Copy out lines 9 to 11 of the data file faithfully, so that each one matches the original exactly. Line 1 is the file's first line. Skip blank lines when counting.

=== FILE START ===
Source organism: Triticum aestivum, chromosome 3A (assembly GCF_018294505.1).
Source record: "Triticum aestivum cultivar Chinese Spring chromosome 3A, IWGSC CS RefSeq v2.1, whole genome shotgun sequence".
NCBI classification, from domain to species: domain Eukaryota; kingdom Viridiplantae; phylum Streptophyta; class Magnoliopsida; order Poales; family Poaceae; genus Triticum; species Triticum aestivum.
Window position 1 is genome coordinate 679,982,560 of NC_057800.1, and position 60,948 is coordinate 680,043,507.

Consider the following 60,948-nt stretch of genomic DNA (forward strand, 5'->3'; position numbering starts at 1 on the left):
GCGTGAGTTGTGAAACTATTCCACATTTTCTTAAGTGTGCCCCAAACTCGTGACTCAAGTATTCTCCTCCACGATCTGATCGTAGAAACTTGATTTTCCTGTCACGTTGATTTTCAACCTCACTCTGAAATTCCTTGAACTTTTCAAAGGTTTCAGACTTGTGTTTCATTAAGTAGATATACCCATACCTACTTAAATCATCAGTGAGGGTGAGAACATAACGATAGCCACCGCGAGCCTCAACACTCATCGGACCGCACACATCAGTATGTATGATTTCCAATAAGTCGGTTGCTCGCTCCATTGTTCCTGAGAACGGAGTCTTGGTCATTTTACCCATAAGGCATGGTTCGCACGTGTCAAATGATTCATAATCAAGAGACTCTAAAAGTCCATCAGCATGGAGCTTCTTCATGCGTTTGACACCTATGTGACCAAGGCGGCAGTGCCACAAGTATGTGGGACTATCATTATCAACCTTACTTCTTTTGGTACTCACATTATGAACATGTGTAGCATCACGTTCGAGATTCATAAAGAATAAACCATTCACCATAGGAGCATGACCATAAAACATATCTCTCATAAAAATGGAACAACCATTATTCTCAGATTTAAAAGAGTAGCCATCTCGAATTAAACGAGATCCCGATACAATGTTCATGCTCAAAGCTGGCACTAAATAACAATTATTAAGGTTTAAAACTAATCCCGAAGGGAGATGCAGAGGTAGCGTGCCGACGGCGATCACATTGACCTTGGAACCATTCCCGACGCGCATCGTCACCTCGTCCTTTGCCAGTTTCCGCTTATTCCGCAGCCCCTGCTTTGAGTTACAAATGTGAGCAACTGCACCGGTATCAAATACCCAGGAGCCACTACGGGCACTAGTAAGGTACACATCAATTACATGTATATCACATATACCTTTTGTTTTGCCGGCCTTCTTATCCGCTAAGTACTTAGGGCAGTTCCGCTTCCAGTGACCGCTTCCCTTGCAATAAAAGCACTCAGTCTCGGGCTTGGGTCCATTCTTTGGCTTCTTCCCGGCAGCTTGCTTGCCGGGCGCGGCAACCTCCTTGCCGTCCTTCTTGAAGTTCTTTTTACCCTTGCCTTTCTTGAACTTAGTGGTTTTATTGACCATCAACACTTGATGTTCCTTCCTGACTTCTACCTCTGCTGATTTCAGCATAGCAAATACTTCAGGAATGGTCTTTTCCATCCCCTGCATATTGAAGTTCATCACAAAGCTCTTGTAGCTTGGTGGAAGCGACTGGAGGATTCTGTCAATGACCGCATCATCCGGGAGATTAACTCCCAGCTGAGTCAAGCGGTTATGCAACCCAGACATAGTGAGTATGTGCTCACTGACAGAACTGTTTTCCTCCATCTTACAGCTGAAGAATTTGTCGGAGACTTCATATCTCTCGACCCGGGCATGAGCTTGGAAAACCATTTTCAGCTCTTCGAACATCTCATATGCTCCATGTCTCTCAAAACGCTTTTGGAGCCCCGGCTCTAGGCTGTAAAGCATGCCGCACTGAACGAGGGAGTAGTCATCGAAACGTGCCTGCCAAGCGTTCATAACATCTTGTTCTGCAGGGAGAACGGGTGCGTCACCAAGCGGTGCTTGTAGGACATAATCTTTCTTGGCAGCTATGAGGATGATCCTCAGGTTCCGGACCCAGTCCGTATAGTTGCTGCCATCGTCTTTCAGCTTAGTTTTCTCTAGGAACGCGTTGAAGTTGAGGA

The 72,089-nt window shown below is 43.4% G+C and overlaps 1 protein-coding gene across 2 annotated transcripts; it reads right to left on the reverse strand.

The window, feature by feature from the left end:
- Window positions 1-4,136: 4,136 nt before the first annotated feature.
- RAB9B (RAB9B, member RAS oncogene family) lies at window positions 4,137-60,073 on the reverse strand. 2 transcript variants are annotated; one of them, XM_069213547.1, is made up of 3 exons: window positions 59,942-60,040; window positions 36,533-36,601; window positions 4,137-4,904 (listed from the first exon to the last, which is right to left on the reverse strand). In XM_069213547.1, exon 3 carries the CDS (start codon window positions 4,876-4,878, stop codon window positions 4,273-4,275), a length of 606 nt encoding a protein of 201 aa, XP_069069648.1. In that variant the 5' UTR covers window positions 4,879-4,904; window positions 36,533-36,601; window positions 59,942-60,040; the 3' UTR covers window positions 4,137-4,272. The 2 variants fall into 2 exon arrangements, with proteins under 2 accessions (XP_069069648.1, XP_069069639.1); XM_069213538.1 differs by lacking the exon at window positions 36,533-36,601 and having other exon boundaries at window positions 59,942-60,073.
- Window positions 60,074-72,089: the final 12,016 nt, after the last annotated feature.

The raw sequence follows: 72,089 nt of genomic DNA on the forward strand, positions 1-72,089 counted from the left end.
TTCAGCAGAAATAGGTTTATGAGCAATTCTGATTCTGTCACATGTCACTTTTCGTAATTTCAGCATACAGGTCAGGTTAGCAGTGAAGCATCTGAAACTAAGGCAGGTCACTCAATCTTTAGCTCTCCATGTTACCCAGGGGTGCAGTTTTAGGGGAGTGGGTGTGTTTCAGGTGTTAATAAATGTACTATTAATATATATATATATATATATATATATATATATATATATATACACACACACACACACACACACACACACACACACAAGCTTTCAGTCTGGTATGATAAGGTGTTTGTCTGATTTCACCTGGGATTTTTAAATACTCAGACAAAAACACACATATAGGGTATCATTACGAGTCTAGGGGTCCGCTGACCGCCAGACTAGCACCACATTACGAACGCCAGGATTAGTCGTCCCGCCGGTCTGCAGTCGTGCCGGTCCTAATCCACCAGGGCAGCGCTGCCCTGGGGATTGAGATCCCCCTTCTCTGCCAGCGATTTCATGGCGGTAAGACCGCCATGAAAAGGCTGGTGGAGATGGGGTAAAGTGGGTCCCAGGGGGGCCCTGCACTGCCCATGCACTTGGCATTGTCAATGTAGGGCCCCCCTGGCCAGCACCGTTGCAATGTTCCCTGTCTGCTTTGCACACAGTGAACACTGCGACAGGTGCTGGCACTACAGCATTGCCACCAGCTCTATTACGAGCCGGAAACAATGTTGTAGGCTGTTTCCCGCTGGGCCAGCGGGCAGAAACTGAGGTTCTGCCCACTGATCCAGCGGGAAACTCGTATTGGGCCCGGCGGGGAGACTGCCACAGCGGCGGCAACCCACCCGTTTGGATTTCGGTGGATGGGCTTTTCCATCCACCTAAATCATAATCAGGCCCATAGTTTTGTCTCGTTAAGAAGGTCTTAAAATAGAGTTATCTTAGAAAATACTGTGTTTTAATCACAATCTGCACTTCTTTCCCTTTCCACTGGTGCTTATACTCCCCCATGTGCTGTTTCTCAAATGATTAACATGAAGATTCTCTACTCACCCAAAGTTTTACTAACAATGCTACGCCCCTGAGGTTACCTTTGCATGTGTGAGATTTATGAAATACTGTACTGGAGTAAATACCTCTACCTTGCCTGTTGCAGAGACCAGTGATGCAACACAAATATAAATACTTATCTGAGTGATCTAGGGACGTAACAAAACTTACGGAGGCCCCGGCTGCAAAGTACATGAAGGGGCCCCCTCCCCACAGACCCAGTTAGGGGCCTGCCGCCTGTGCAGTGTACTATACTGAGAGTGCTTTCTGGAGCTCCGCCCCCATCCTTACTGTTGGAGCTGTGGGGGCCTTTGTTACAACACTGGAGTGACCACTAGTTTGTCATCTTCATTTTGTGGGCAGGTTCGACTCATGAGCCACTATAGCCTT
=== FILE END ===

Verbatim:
- Window positions 1-4,136: 4,136 nt before the first annotated feature.
- RAB9B (RAB9B, member RAS oncogene family) lies at window positions 4,137-60,073 on the reverse strand. 2 transcript variants are annotated; one of them, XM_069213547.1, is made up of 3 exons: window positions 59,942-60,040; window positions 36,533-36,601; window positions 4,137-4,904 (listed from the first exon to the last, which is right to left on the reverse strand). In XM_069213547.1, exon 3 carries the CDS (start codon window positions 4,876-4,878, stop codon window positions 4,273-4,275), a length of 606 nt encoding a protein of 201 aa, XP_069069648.1. In that variant the 5' UTR covers window positions 4,879-4,904; window positions 36,533-36,601; window positions 59,942-60,040; the 3' UTR covers window positions 4,137-4,272. The 2 variants fall into 2 exon arrangements, with proteins under 2 accessions (XP_069069648.1, XP_069069639.1); XM_069213538.1 differs by lacking the exon at window positions 36,533-36,601 and having other exon boundaries at window positions 59,942-60,073.
- Window positions 60,074-72,089: the final 12,016 nt, after the last annotated feature.